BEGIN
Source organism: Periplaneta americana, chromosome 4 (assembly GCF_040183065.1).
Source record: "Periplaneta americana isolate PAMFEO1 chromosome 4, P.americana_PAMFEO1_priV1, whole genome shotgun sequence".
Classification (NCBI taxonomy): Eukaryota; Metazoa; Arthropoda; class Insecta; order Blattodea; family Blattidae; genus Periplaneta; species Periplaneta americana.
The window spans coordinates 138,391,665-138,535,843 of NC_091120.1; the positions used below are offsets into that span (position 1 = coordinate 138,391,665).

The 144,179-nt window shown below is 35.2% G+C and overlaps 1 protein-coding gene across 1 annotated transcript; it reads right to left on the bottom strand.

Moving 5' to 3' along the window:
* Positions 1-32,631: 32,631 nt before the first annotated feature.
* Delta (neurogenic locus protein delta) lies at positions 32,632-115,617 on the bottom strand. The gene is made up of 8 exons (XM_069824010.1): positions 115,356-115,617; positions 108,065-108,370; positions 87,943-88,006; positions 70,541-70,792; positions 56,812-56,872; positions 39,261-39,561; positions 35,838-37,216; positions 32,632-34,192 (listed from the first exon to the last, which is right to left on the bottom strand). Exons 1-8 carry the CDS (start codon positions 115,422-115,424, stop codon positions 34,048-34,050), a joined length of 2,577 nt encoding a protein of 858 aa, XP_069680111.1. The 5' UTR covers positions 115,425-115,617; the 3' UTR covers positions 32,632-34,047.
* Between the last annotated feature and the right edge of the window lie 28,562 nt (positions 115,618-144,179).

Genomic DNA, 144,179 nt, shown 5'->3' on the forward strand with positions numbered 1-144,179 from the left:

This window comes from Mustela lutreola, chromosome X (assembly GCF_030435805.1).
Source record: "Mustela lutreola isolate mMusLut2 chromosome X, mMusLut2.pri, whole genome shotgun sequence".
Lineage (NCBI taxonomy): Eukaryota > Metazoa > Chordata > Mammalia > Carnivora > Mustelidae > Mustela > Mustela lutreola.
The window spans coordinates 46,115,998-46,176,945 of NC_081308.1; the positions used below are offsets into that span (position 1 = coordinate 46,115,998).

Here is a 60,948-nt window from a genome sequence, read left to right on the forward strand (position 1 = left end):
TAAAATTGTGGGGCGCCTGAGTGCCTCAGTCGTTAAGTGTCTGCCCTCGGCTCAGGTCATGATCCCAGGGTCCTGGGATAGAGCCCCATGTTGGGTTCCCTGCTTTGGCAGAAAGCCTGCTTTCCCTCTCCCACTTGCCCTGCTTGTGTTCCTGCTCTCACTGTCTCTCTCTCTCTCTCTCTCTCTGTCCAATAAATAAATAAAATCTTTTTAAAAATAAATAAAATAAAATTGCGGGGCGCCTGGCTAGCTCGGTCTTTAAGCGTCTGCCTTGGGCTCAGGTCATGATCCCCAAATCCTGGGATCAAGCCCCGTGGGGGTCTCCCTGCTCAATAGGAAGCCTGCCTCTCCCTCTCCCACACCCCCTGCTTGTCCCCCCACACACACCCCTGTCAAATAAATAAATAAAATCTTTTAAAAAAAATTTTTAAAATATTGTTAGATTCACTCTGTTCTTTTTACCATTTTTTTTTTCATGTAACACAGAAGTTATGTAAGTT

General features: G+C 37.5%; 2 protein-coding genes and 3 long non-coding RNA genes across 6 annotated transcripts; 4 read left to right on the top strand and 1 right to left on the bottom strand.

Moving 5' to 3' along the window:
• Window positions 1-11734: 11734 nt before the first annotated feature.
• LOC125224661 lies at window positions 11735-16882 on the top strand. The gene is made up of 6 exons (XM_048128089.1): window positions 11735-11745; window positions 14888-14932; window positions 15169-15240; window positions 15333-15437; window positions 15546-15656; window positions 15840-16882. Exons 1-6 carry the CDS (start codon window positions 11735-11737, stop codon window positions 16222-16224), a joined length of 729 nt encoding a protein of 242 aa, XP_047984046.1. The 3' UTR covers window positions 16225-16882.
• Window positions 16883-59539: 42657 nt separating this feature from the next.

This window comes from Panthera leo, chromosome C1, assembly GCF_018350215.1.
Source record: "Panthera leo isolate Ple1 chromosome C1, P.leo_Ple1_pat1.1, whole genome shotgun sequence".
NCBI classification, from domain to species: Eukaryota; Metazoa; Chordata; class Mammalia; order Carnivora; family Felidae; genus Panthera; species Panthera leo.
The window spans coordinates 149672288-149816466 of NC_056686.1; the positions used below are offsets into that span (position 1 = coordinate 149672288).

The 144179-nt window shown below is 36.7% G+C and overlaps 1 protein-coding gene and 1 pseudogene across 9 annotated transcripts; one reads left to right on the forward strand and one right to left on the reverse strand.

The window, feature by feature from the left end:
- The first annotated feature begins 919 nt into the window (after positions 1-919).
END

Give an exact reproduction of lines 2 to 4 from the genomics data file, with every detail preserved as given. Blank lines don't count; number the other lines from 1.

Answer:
Source record: "Periplaneta americana isolate PAMFEO1 chromosome 4, P.americana_PAMFEO1_priV1, whole genome shotgun sequence".
Classification (NCBI taxonomy): Eukaryota; Metazoa; Arthropoda; class Insecta; order Blattodea; family Blattidae; genus Periplaneta; species Periplaneta americana.
The window spans coordinates 138,391,665-138,535,843 of NC_091120.1; the positions used below are offsets into that span (position 1 = coordinate 138,391,665).